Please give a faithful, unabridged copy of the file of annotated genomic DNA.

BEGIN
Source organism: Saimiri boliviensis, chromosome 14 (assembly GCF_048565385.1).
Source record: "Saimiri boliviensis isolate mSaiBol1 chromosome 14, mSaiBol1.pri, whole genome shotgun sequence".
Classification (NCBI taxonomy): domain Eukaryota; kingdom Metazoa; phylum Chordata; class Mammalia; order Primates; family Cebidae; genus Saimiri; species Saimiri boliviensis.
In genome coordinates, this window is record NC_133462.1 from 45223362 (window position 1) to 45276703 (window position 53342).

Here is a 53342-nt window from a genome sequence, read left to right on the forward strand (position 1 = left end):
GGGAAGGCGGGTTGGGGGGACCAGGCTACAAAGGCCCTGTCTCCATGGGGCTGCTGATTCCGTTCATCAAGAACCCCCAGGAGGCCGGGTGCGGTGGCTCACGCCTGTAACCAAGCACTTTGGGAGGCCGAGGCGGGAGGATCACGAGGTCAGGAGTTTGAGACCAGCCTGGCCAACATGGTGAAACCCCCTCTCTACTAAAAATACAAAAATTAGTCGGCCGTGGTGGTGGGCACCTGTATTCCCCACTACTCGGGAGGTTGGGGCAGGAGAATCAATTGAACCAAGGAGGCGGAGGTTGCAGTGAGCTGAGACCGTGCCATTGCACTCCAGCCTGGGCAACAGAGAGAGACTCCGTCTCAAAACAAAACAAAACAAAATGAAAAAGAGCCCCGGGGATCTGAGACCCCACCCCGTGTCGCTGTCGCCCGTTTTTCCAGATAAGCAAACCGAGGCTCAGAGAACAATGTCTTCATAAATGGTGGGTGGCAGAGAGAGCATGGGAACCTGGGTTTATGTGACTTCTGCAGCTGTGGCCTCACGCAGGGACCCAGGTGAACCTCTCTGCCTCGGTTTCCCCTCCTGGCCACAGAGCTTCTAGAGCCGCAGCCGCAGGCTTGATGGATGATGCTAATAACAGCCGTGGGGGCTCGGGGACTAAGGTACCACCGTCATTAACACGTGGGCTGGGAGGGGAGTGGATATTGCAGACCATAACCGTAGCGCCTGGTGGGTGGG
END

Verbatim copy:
Source organism: Saimiri boliviensis, chromosome 14 (assembly GCF_048565385.1).
Source record: "Saimiri boliviensis isolate mSaiBol1 chromosome 14, mSaiBol1.pri, whole genome shotgun sequence".
Classification (NCBI taxonomy): domain Eukaryota; kingdom Metazoa; phylum Chordata; class Mammalia; order Primates; family Cebidae; genus Saimiri; species Saimiri boliviensis.
In genome coordinates, this window is record NC_133462.1 from 45223362 (window position 1) to 45276703 (window position 53342).

Here is a 53342-nt window from a genome sequence, read left to right on the forward strand (position 1 = left end):
GGGAAGGCGGGTTGGGGGGACCAGGCTACAAAGGCCCTGTCTCCATGGGGCTGCTGATTCCGTTCATCAAGAACCCCCAGGAGGCCGGGTGCGGTGGCTCACGCCTGTAACCAAGCACTTTGGGAGGCCGAGGCGGGAGGATCACGAGGTCAGGAGTTTGAGACCAGCCTGGCCAACATGGTGAAACCCCCTCTCTACTAAAAATACAAAAATTAGTCGGCCGTGGTGGTGGGCACCTGTATTCCCCACTACTCGGGAGGTTGGGGCAGGAGAATCAATTGAACCAAGGAGGCGGAGGTTGCAGTGAGCTGAGACCGTGCCATTGCACTCCAGCCTGGGCAACAGAGAGAGACTCCGTCTCAAAACAAAACAAAACAAAATGAAAAAGAGCCCCGGGGATCTGAGACCCCACCCCGTGTCGCTGTCGCCCGTTTTTCCAGATAAGCAAACCGAGGCTCAGAGAACAATGTCTTCATAAATGGTGGGTGGCAGAGAGAGCATGGGAACCTGGGTTTATGTGACTTCTGCAGCTGTGGCCTCACGCAGGGACCCAGGTGAACCTCTCTGCCTCGGTTTCCCCTCCTGGCCACAGAGCTTCTAGAGCCGCAGCCGCAGGCTTGATGGATGATGCTAATAACAGCCGTGGGGGCTCGGGGACTAAGGTACCACCGTCATTAACACGTGGGCTGGGAGGGGAGTGGATATTGCAGACCATAACCGTAGCGCCTGGTGGGTGGG